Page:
Across the country, collective eyes were fixated on a string of upsets throughout the day, including a thrilling, buzzer-beating Murray State win against Vanderbilt.
Fans raced to their recently filled-out brackets to survey the damage. Analysts poured over what had transpired during a memorable opening day.
March Madness was in full swing.
But back home, from the outskirts of Jackson Avenue to the depths of the Square, Oxford sat calmly. Sure, television sets were tuned in to see No. 14 seed Ohio topple No. 3 seed Georgetown, but Ole Miss' own hoops excitement was building.
Outside Tad Smith Coliseum stood an eager crowd patiently waiting for tickets. Message boards, almost in mid-season form, were busy with debate.
Memphis, located just up I-55, was coming to town Friday.
"The whole prize since we started was the NCAA Tournament," Ole Miss head coach Andy Kennedy said. "That's no longer out there. You try to have to refocus as quickly as possible and play the hand you're dealt."
The National Invitation Tournament, while a disappointing postseason destination, can muster its fair share of excitement.
Today Ole Miss, a No. 2 seed, meets a team it rarely plays. Not since 2004 have Ole Miss and Memphis laced up sneakers and taken to the hardwood, in a series that dates back 100 years. Today those programs cross paths at 5:30 p.m. for a game broadcast on ESPN2.
Memphis fans hold bitter feelings toward Ole Miss. To them, it's a rivalry, whether Ole Miss acknowledges it or not.
Sophomore Terrance Henry won't say as much.
"That's what everybody's saying – that it's a rivalry," he said. "We're 45 minutes away from each other. I guess it's a rivalry."
Two current Rebels, guard Terrico White and forward Reginald Buckner, hail from the Bluff City.
White, fresh off a 27-point performance in an 84-65 win over Troy, was recruited by the Tigers out of Craigmont High School. He admitted to being excited about playing against his hometown team, and expects an electric atmosphere.
"It should be packed," White said. "I hope it'll be packed."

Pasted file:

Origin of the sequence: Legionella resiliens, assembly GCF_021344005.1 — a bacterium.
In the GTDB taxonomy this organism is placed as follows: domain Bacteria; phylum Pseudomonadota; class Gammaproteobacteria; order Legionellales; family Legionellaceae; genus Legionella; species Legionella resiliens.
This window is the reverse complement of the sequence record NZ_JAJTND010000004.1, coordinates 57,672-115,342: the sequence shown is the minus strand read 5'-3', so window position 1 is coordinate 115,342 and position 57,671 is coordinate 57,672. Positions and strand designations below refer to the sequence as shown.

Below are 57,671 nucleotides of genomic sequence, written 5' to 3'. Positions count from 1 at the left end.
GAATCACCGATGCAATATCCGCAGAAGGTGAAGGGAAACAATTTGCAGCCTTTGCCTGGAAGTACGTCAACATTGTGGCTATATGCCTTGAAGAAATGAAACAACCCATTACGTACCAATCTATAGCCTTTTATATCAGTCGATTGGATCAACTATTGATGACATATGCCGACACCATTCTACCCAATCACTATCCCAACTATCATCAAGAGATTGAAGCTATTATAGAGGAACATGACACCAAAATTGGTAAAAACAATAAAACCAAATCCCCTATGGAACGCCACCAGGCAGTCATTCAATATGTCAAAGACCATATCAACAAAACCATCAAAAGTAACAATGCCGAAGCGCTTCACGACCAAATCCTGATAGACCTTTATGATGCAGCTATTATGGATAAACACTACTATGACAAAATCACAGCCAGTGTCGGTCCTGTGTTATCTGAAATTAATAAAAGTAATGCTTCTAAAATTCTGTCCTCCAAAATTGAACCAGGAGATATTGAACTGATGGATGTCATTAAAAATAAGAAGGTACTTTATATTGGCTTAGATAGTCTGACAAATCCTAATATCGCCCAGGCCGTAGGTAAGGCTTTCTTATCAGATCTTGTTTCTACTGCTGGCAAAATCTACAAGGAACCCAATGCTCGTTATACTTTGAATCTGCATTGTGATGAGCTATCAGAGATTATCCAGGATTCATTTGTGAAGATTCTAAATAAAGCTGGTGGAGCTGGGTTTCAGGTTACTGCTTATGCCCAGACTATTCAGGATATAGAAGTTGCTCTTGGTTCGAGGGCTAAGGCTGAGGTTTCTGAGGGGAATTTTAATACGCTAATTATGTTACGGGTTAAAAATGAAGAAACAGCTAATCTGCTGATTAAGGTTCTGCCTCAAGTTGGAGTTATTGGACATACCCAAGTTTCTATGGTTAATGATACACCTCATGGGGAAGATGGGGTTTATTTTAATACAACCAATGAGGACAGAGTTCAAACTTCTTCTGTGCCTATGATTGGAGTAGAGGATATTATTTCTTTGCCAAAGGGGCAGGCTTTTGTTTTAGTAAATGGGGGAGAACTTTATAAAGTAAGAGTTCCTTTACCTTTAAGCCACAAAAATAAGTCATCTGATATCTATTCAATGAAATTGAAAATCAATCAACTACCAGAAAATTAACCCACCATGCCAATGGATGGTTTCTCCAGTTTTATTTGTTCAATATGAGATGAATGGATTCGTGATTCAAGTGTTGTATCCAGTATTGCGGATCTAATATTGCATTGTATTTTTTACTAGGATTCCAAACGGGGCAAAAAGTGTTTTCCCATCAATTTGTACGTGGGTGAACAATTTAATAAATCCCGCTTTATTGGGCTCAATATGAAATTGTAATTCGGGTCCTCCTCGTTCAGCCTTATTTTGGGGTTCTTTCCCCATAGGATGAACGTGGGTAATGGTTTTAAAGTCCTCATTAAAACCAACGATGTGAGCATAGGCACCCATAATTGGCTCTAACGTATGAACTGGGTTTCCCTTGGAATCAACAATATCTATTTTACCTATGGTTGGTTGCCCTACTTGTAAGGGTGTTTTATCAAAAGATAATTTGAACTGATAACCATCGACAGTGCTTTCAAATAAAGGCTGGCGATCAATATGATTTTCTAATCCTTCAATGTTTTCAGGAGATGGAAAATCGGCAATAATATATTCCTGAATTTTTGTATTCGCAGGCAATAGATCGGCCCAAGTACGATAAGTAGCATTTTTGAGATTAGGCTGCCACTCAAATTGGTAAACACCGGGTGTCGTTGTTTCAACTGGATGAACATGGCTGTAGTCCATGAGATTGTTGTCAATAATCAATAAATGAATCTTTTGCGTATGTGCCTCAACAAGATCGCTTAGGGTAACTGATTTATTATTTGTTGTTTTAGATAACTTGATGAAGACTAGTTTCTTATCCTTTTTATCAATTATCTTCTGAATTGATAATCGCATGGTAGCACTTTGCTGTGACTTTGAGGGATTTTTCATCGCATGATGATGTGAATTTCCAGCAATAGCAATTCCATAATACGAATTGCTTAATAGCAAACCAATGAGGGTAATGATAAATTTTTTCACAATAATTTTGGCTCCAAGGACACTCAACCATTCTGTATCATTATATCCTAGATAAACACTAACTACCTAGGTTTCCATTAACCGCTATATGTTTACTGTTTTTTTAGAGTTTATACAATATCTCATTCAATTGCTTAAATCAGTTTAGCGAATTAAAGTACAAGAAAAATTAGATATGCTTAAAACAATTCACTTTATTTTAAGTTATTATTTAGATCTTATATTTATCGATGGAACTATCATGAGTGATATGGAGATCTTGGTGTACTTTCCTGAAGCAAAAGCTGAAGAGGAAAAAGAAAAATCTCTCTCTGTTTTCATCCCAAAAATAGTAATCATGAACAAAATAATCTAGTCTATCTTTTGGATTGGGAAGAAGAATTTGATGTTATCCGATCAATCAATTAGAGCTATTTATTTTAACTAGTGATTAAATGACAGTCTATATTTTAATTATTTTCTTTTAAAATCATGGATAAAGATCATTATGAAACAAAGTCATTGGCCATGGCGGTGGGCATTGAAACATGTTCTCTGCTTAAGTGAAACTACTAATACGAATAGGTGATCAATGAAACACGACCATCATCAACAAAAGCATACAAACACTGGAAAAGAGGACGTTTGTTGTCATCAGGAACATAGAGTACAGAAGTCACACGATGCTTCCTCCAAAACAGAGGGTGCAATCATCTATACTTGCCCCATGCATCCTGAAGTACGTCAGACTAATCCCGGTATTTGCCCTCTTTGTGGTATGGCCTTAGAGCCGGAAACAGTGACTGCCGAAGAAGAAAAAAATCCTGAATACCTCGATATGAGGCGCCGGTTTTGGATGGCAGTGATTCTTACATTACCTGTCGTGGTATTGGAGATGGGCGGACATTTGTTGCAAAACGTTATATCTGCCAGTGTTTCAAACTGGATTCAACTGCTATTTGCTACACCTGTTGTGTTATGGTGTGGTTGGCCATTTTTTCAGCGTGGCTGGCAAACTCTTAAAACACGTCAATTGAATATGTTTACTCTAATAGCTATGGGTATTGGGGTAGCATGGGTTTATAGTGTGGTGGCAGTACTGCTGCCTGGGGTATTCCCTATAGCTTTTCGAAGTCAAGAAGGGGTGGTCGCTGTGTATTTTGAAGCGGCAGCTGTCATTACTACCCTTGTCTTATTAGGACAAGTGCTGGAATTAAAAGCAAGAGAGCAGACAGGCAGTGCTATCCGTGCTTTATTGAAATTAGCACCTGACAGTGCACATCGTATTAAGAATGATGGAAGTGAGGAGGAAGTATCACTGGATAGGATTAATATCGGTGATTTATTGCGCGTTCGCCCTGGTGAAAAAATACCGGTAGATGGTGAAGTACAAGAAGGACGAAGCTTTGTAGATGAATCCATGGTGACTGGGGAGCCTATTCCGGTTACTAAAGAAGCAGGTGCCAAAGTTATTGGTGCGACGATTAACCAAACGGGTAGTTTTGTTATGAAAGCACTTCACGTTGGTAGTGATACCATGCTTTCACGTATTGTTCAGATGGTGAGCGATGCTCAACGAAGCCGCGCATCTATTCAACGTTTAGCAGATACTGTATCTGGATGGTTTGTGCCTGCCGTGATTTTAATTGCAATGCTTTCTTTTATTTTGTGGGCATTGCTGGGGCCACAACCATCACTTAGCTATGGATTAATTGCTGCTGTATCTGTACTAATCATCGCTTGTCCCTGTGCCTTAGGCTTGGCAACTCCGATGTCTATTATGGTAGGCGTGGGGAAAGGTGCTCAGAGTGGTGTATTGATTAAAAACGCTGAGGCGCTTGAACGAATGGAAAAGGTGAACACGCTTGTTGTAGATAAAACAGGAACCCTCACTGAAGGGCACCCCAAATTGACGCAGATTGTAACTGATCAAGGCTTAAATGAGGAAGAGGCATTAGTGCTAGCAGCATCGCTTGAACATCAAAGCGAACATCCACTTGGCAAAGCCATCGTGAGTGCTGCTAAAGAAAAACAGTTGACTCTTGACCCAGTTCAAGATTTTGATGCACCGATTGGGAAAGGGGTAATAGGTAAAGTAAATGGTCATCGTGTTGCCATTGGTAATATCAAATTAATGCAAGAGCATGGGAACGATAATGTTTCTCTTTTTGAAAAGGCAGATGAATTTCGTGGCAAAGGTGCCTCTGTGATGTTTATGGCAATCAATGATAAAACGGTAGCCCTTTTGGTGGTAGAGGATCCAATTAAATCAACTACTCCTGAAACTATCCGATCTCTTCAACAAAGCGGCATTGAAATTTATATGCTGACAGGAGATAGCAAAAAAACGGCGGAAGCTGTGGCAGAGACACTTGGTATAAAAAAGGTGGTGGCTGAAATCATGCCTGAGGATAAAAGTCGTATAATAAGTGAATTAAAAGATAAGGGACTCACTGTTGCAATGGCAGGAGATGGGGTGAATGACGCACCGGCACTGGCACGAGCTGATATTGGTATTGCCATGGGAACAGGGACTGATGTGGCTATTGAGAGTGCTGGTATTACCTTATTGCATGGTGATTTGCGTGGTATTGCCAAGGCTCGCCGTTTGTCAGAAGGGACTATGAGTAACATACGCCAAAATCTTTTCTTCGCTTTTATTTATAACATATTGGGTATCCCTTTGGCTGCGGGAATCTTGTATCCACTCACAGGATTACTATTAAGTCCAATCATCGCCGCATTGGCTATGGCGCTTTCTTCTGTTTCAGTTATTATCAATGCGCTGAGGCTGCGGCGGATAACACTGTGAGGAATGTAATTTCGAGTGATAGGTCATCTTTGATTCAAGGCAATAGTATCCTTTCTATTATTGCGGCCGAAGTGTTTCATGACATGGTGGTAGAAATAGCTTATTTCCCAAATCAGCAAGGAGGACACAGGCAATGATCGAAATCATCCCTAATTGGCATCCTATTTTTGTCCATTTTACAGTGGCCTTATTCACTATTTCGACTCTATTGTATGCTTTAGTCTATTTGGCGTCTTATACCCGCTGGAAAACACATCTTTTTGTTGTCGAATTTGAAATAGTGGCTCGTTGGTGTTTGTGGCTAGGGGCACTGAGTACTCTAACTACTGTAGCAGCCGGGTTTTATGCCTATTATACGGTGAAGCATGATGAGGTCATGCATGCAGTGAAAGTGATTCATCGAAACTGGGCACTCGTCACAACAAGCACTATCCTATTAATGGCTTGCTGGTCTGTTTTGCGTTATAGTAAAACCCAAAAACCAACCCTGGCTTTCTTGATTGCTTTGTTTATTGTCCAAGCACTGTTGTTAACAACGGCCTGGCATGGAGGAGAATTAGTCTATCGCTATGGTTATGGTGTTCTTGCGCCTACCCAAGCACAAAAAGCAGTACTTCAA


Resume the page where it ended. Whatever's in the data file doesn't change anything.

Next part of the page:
Average attendance in FedExForum reaches upwards of 17,000. And considering the rapid rate of tickets sold Thursday, Ole Miss (22-10) may be in for a neutral-court game on its home floor come tipoff.
"I guess, statistically, you have a point," Kennedy said. "(Memphis fans) can make that drive. I know we have a couple of Memphians and our guys understand what Memphis has accomplished. I'd hope they'd be excited about playing them."
Ole Miss has home court advantage throughout the NIT. No. 1 seed Arizona State was ousted in upset fashion by Jacksonville Tuesday.
For the Sun Devils to lose was "ironic," according to Kennedy. Two years ago, after the Rebels were upended by Georgia in the SEC Tournament, they again had to settle for the NIT. After two home wins, they then hit the road to Virginia Tech.
"Our guys broke through on the road, which I thought was appropriate," Kennedy said of the 81-72 win in Blacksburg. "The reason we were in that tournament is because we struggled to break through on the road."
What followed was a trip to Madison Square Garden in New York, New York. This season, Ole Miss hopes to do the same, but it will have to carve its path at home where the Rebels dropped four league contests.
"This year's team, the reason we're in this tournament, is because we lost four games in this building," Kennedy said. "I also think it's ironic. For us to have a pleasant memory, for (lone senior) DeAundre Cranston, is for us to protect home floor. We have that opportunity, so we'll see what we can do."
Memphis (24-9) beat St. John's, 73-71, Wednesday on a last-second layup by Wesley Witherspoon. The Tigers average 75.3 points per game and entered the week ranked 10th in the nation in turnover margin and 20th in 3s.
Duke transfer Elliot Williams leads four Tigers averaging double figures with his 18.2 scoring average, to go along with 4.1 rebounds and 3.8 assists per game. Witherspoon adds 12.5 points per game.
"I just want our guys to take advantage of their opportunity," said Kennedy. "It's why I'm in this business, man. I want them to take advantage of the opportunity afforded them. I don't want them to have any regrets."
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